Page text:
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No. 36 pick J.J. Goss plans to sign with Rays, skip offer from Texas A&M

Goss, who starred at Cypress Ranch High near Houston, committed to the Aggies as a sophomore. Five college pitchers drafted Tuesday.
Cypress Ranch pitcher JJ Goss committed to Texas A&M, but appears on track to sign with the Rays instead. Photo courtesy of CFISD
Published Jun. 4
Updated Jun. 5

DETROIT – Whatever gamble the Rays took in using the No. 36 draft pick on hard-throwing high school right-hander J.J. Goss appeared to pay off when he said Tuesday he will go pro and forgo a commitment he made as a sophomore to home state power Texas A&M.

"It’s definitely a decision that’s going to change my life,'' Goss said on a conference call with Tampa Bay media. "Talking it over with my family, my mom, and my advisers that have been there through this thing, if the opportunity was there, like we talked about, for me to be able to pursue my dreams and start my major-league career, then that’s what we were going to do.''

The assigned value to his draft slot is $2,045,400. Rays scouting director Rob Metzler said nothing was official yet but the team was optimistic of a signing. “We’re on a course for that to happen,’’ Metzler said. “There’s logistics and until they’ve signed on the dotted line we don’t get too far into specifics.’’

Of the eight players the Rays took in rounds 3-10 on Tuesday, five were college pitchers, though not by any plan, Metzler said. Lefty Ben Brecht (fifth round, UC-Santa Barbara), Nathan Wiles (eighth, Oklahoma) and Evan McKendry (ninth, Miami) were all weekend starters. Colby White (sixth round) was a reliever for Mississippi State.

Most intriguing may be Duke’s Graeme Stinson, a fourth-round choice who missed time and had a notable dropoff in performance this season for what Metzler said were “medical issues” but wouldn’t specify. Stinson was ranked the 70th best draft prospect by mlb.com and 84th by Baseball America; the Rays took him 128th.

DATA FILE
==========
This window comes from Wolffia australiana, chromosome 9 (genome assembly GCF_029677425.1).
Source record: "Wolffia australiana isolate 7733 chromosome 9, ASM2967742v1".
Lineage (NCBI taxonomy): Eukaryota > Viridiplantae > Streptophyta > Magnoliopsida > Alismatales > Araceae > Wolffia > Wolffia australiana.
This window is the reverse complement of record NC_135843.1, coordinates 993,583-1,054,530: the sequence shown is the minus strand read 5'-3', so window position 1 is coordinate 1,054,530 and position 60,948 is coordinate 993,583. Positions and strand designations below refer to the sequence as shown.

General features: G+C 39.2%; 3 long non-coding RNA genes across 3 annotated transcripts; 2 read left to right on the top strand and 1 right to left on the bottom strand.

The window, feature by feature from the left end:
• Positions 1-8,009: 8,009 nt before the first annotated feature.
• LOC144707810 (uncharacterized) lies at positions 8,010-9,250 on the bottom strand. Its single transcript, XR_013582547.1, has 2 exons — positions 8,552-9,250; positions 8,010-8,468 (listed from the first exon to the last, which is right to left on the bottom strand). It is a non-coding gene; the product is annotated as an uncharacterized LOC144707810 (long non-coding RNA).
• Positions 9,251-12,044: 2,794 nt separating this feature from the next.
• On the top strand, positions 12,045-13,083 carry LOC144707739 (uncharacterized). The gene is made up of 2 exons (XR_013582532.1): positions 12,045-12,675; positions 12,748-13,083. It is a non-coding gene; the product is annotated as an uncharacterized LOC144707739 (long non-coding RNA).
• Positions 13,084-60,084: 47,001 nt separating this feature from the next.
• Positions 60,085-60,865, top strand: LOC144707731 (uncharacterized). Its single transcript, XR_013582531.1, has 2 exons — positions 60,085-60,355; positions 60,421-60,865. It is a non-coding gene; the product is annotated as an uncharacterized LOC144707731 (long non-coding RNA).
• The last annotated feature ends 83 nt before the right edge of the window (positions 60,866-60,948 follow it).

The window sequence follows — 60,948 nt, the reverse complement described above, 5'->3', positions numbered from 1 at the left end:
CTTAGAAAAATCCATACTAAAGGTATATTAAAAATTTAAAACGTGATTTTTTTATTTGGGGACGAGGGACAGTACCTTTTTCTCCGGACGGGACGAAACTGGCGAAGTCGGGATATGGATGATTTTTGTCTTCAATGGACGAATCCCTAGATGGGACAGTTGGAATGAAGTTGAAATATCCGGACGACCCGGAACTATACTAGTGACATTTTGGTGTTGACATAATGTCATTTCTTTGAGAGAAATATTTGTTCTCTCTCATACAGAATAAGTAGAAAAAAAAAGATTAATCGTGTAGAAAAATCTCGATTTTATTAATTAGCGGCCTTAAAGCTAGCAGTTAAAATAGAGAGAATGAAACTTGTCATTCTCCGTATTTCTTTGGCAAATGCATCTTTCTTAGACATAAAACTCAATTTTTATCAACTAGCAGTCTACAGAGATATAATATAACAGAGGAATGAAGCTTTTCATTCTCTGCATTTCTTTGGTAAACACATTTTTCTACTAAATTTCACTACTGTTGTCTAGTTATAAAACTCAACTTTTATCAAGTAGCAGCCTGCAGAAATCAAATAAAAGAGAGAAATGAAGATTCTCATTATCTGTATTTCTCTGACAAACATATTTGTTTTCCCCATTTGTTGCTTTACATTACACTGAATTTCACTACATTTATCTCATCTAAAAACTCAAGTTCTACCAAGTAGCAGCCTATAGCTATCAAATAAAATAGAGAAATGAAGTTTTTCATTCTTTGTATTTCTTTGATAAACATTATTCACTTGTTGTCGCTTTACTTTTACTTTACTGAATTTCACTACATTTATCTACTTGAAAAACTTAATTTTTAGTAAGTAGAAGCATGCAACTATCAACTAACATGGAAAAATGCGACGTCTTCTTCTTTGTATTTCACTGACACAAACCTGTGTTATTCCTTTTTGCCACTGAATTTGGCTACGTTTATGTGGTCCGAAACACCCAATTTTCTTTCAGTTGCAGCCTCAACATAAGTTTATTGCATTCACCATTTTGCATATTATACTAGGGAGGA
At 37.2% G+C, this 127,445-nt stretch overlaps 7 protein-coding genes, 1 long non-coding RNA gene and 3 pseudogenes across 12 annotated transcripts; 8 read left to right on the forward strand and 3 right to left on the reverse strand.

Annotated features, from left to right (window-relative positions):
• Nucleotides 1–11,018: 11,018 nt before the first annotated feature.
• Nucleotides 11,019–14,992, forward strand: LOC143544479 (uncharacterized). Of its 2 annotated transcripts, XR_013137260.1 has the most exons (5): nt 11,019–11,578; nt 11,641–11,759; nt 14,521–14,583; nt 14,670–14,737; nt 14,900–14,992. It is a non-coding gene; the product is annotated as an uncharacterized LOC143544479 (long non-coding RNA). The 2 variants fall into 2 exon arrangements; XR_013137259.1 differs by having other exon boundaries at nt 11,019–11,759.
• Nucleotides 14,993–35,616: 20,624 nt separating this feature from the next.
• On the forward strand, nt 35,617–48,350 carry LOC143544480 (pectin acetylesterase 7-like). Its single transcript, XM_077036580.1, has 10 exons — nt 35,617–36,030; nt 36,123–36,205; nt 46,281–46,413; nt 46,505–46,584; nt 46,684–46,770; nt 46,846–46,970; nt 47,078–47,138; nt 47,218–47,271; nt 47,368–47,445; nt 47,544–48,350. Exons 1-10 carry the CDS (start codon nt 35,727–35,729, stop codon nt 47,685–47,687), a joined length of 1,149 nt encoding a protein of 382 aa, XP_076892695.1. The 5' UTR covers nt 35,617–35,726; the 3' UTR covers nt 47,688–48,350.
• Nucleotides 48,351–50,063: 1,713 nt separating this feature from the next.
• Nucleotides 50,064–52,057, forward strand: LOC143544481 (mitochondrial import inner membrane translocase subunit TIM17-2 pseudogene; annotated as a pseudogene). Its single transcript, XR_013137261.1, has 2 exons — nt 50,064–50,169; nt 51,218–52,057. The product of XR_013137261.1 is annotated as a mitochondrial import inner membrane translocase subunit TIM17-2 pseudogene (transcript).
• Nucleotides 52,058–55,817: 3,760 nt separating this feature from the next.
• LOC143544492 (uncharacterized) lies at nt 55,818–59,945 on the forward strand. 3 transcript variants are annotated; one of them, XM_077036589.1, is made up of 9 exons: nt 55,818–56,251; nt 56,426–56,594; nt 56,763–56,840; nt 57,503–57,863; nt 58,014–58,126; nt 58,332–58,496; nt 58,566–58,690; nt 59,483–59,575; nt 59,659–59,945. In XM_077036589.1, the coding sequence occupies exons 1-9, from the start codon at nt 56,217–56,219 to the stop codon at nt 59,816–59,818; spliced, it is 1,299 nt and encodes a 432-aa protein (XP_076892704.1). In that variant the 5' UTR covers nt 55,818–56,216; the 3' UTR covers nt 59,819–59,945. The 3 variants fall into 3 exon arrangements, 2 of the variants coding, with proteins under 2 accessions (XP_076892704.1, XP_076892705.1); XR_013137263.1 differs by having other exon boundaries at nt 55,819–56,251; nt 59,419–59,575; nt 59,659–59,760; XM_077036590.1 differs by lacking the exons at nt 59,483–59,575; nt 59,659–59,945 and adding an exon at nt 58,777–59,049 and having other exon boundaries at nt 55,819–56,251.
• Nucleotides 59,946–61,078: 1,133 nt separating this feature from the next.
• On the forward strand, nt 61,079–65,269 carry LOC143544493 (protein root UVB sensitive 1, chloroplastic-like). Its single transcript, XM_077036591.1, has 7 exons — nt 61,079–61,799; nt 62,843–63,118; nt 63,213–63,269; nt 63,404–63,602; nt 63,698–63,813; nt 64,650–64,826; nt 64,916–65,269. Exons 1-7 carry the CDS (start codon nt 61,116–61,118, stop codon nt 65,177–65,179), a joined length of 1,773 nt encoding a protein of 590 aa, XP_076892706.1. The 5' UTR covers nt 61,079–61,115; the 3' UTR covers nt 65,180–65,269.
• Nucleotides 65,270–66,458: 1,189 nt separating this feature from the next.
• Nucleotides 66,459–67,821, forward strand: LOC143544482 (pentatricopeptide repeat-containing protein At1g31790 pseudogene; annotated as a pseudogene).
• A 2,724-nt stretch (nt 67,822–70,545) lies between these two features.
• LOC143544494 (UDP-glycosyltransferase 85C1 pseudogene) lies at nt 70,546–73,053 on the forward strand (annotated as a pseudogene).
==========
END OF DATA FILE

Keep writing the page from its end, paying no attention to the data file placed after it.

“We’re optimistic about chances to get him healthy and get him back to the stuff we saw last summer (with Team USA),’’ Metzler said. “We thought it was excellent risk/reward.’’

Metzler said they were “excited” to start the second day using their third-round pick on centerfielder Shane Sasaki, who topped the draft class in Hawaii after hitting .565 as a senior at Iolani High. “He’s somebody we started work on last summer,’’ Metzler said. “Somebody we were thrilled to get in that spot.’’

Right-hander Seth Johnson, who the Rays took at No. 40 from Campbell University, also seems eager to get his started, having switched from playing shortstop in high school and junior college to pitching this season, clocking at 98 mph and striking out 81 in 66 1/3 innings, though still needing work on his secondary pitches.

Though getting attention recently from scouts, Johnson said, "If a year ago you would’ve told me I’d have been picked this high I would’ve told you were the craziest person on the planet.'' His draft slot value is $1,856,700.

Goss said it was “kind of surprising" to be taken by the Rays since other teams had expressed more interest, called the opportunity to develop in the Rays pitching-rich environment "real exciting,'' sees himself as a power pitcher in the mold of Justin Verlander, and hopes to get to the majors as quick as possible.

Goss has already pitched at the Trop, having participated in a Perfect Game showcase event last summer, and said the chance to get back there as a pro was “a blessing."

Also, he knows Rays pitching prospect Shane Baz, who was acquired last season from Pittsburgh, and got a text from him this morning.

The draft continues and concludes Wednesday with rounds 11-40.


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